SAUDI ARABIA might slam a Houthi drone attack on its oil-producing facilities as “terrorist aggression” and find sympathetic echoes in Foreign Office statements from European and Gulf governments.
It can be confident that Western governments will ape its pretence that the drone assault was some kind of unprovoked outrage, just as they have done with previous Houthi missile attacks.
This is nonsense. No particular sympathy with the Houthi cause is required to acknowledge that the drone attack is part of a war — and a war in which the devastation wrought by Saudi Arabia in its bid to crush Yemen’s Houthi movement is the real outrage.
In four years of brutal aerial bombardment, the Saudi-led coalition has launched more than 18,000 bombing raids over Yemen.
Its war was estimated by the Armed Conflict Location and Event Data Project to have killed 56,000 Yemenis between January 2016 and October 2018, a number that will be far higher a year on.
The United Nations announced last December that Yemen would face the worst humanitarian emergency on Earth in 2019 as a result of the Saudi war and blockade, with 24 million people or 74 per cent of the entire population in need of humanitarian assistance.
Bombing raids have targeted hospitals and blown up infrastructure including water treatment and sanitation facilities and supply pipes. The cholera outbreak that has infected well over a million Yemenis in the last three years and killed well over 2,500, around 60 per cent of whom were children, is described by the executive directors of Unicef and the World Health Organisation as “the direct consequence of two years of heavy conflict.
“Collapsing health, water and sanitation systems have cut off 14.5 million people from regular access to clean water and sanitation, increasing the ability of the disease to spread.
“Rising rates of malnutrition have weakened children’s health and made them more vulnerable to disease.”
The military results of this horrendous onslaught have been negligible. Saudi forces have not displaced the Houthi movement from any significant territory. Yet the conflict continues, Riyadh’s deep pockets ensuring it can continue to drop bombs on its victims indefinitely.
Some of the standout massacres of the conflict — such as the bombing of a warehouse in a residential area in May that killed 15 children according to Human Rights Watch, or the bomb dropped on a schoolbus on August 9 2018 that put an end to the lives of 40 six-to-11-year-olds on a school trip and the 11 adults accompanying them — have led to brief international condemnation of Saudi Arabia.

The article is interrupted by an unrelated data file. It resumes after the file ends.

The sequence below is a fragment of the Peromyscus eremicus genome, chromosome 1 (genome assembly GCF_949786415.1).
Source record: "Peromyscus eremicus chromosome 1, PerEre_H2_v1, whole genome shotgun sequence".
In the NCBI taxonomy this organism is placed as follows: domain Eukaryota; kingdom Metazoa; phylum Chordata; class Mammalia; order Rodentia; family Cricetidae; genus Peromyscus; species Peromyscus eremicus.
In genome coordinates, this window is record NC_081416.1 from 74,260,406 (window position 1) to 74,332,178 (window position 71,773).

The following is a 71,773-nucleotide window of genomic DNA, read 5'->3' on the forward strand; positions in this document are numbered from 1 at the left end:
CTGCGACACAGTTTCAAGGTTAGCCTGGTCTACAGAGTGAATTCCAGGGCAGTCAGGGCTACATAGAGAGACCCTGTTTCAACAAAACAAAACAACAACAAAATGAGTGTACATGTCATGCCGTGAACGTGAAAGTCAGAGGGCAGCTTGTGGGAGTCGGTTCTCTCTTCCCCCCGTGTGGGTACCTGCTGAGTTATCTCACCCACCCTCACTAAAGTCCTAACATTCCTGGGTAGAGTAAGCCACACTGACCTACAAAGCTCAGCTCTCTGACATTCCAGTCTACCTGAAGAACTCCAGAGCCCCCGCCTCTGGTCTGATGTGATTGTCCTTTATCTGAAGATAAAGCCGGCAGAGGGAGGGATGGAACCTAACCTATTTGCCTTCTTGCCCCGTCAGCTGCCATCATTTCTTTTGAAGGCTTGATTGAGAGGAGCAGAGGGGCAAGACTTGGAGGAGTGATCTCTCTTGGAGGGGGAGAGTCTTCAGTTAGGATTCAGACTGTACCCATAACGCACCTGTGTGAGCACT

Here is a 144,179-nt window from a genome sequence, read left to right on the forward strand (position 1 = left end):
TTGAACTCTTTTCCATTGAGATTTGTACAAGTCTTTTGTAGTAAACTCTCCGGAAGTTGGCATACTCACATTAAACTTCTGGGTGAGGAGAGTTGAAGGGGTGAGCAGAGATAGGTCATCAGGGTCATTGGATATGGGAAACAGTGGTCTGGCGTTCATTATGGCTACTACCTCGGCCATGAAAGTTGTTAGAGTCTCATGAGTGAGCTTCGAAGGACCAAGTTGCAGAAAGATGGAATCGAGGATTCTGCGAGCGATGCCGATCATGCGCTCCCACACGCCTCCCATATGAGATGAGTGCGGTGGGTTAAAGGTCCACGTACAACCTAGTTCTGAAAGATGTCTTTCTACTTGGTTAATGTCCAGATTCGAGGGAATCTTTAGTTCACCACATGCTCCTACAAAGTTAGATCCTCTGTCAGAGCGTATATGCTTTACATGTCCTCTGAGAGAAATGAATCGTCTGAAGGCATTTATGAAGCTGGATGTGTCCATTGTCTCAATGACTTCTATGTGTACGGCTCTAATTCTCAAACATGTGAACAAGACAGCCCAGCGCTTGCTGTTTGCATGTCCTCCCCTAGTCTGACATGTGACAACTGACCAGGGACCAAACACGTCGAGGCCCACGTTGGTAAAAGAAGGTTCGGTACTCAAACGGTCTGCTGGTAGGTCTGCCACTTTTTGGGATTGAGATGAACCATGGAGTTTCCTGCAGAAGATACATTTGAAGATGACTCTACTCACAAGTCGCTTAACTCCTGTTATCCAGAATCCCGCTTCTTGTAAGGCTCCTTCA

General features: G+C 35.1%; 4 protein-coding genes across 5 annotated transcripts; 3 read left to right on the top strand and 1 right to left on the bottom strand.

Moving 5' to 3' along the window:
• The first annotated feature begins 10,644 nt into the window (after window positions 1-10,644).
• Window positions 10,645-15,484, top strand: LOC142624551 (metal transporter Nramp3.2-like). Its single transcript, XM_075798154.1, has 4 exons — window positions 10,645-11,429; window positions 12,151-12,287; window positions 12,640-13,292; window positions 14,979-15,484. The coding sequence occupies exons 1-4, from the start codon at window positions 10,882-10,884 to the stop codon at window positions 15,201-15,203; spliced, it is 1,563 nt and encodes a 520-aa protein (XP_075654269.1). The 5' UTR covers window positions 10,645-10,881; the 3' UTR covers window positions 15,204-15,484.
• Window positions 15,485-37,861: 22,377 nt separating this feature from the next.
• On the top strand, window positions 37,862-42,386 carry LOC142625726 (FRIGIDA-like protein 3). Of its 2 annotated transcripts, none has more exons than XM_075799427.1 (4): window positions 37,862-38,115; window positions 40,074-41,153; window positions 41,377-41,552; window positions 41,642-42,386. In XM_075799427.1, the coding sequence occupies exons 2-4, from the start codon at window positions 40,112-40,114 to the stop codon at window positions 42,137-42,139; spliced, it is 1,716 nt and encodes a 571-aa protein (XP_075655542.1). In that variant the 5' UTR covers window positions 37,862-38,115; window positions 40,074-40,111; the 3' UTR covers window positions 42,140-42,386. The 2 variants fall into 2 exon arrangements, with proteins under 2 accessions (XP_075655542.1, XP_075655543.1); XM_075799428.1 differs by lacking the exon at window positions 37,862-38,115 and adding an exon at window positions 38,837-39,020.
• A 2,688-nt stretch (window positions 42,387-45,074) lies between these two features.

The discovery that the bomb that killed the schoolchildren had been sold to the Saudis by the United States, combined with the backlash to the murder and dismemberment of Saudi journalist Jamal Khashoggi in the kingdom’s Istanbul consulate, almost certainly on the orders of Saudi Crown Prince Mohammad bin Salman, led the US Senate to pass a resolution against any further role in the conflict.
It shames Britain’s government that, like that of France, it continues not only to sell weapons to Saudi Arabia for use in these killing fields but provides Riyadh with active logistical and targeting support.
So far, few countries have echoed US Secretary of State Mike Pompeo’s unsubstantiated claim that the Houthi drone strike on Saudi Arabia was actually the work of Iran, though Boris Johnson’s record of fawning on the Donald Trump administration means we must be ready to resist any push to exploit this incident to ignite the new Middle East conflagration Washington seems so set on.
Our immediate priority is more urgent still: to demand a complete halt to British support for this murderous war and an end to all arms sales to Saudi Arabia, and to build a peace movement strong enough to deliver on those demands.
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